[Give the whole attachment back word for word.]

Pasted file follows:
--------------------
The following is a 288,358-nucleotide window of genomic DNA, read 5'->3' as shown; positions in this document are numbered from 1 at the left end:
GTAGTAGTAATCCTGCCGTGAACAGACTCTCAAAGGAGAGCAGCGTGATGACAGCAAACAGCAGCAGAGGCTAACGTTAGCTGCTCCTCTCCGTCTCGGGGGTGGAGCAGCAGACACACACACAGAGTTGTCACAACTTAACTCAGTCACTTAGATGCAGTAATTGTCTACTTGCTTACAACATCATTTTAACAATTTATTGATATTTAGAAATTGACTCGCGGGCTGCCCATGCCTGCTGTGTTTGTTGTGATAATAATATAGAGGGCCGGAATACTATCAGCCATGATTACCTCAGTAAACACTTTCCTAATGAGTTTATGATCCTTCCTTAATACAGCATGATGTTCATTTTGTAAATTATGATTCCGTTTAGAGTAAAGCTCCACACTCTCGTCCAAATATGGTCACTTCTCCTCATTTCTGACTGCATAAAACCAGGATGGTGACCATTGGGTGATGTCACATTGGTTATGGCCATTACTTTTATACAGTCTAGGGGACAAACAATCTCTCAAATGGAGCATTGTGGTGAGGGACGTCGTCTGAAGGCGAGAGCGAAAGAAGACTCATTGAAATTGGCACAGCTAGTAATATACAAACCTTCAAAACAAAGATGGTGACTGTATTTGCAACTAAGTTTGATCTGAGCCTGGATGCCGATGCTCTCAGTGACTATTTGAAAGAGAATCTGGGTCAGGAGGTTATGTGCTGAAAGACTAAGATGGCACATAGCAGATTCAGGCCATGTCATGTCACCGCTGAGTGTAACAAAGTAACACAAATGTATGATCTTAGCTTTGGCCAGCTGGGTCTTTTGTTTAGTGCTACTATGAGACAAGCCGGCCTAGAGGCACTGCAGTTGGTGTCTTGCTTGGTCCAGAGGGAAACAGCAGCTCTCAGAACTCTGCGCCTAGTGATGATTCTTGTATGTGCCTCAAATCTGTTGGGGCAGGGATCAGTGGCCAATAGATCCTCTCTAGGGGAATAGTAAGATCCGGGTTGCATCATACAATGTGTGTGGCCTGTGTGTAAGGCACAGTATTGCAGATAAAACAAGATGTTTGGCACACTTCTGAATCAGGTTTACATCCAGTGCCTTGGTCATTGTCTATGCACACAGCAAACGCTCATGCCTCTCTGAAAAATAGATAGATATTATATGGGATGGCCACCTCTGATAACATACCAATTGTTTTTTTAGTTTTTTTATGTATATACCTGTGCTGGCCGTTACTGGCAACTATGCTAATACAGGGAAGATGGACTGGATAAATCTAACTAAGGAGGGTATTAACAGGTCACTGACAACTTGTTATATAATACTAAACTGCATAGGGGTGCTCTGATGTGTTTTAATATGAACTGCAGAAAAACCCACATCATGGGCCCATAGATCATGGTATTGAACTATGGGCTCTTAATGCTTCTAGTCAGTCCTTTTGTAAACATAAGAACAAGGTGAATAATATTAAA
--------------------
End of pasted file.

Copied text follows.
The following is a 288,358-nucleotide window of genomic DNA, read 5'->3' as shown; positions in this document are numbered from 1 at the left end:
GTAGTAGTAATCCTGCCGTGAACAGACTCTCAAAGGAGAGCAGCGTGATGACAGCAAACAGCAGCAGAGGCTAACGTTAGCTGCTCCTCTCCGTCTCGGGGGTGGAGCAGCAGACACACACACAGAGTTGTCACAACTTAACTCAGTCACTTAGATGCAGTAATTGTCTACTTGCTTACAACATCATTTTAACAATTTATTGATATTTAGAAATTGACTCGCGGGCTGCCCATGCCTGCTGTGTTTGTTGTGATAATAATATAGAGGGCCGGAATACTATCAGCCATGATTACCTCAGTAAACACTTTCCTAATGAGTTTATGATCCTTCCTTAATACAGCATGATGTTCATTTTGTAAATTATGATTCCGTTTAGAGTAAAGCTCCACACTCTCGTCCAAATATGGTCACTTCTCCTCATTTCTGACTGCATAAAACCAGGATGGTGACCATTGGGTGATGTCACATTGGTTATGGCCATTACTTTTATACAGTCTAGGGGACAAACAATCTCTCAAATGGAGCATTGTGGTGAGGGACGTCGTCTGAAGGCGAGAGCGAAAGAAGACTCATTGAAATTGGCACAGCTAGTAATATACAAACCTTCAAAACAAAGATGGTGACTGTATTTGCAACTAAGTTTGATCTGAGCCTGGATGCCGATGCTCTCAGTGACTATTTGAAAGAGAATCTGGGTCAGGAGGTTATGTGCTGAAAGACTAAGATGGCACATAGCAGATTCAGGCCATGTCATGTCACCGCTGAGTGTAACAAAGTAACACAAATGTATGATCTTAGCTTTGGCCAGCTGGGTCTTTTGTTTAGTGCTACTATGAGACAAGCCGGCCTAGAGGCACTGCAGTTGGTGTCTTGCTTGGTCCAGAGGGAAACAGCAGCTCTCAGAACTCTGCGCCTAGTGATGATTCTTGTATGTGCCTCAAATCTGTTGGGGCAGGGATCAGTGGCCAATAGATCCTCTCTAGGGGAATAGTAAGATCCGGGTTGCATCATACAATGTGTGTGGCCTGTGTGTAAGGCACAGTATTGCAGATAAAACAAGATGTTTGGCACACTTCTGAATCAGGTTTACATCCAGTGCCTTGGTCATTGTCTATGCACACAGCAAACGCTCATGCCTCTCTGAAAAATAGATAGATATTATATGGGATGGCCACCTCTGATAACATACCAATTGTTTTTTTAGTTTTTTTATGTATATACCTGTGCTGGCCGTTACTGGCAACTATGCTAATACAGGGAAGATGGACTGGATAAATCTAACTAAGGAGGGTATTAACAGGTCACTGACAACTTGTTATATAATACTAAACTGCATAGGGGTGCTCTGATGTGTTTTAATATGAACTGCAGAAAAACCCACATCATGGGCCCATAGATCATGGTATTGAACTATGGGCTCTTAATGCTTCTAGTCAGTCCTTTTGTAAACATAAGAACAAGGTGAATAATATTAAA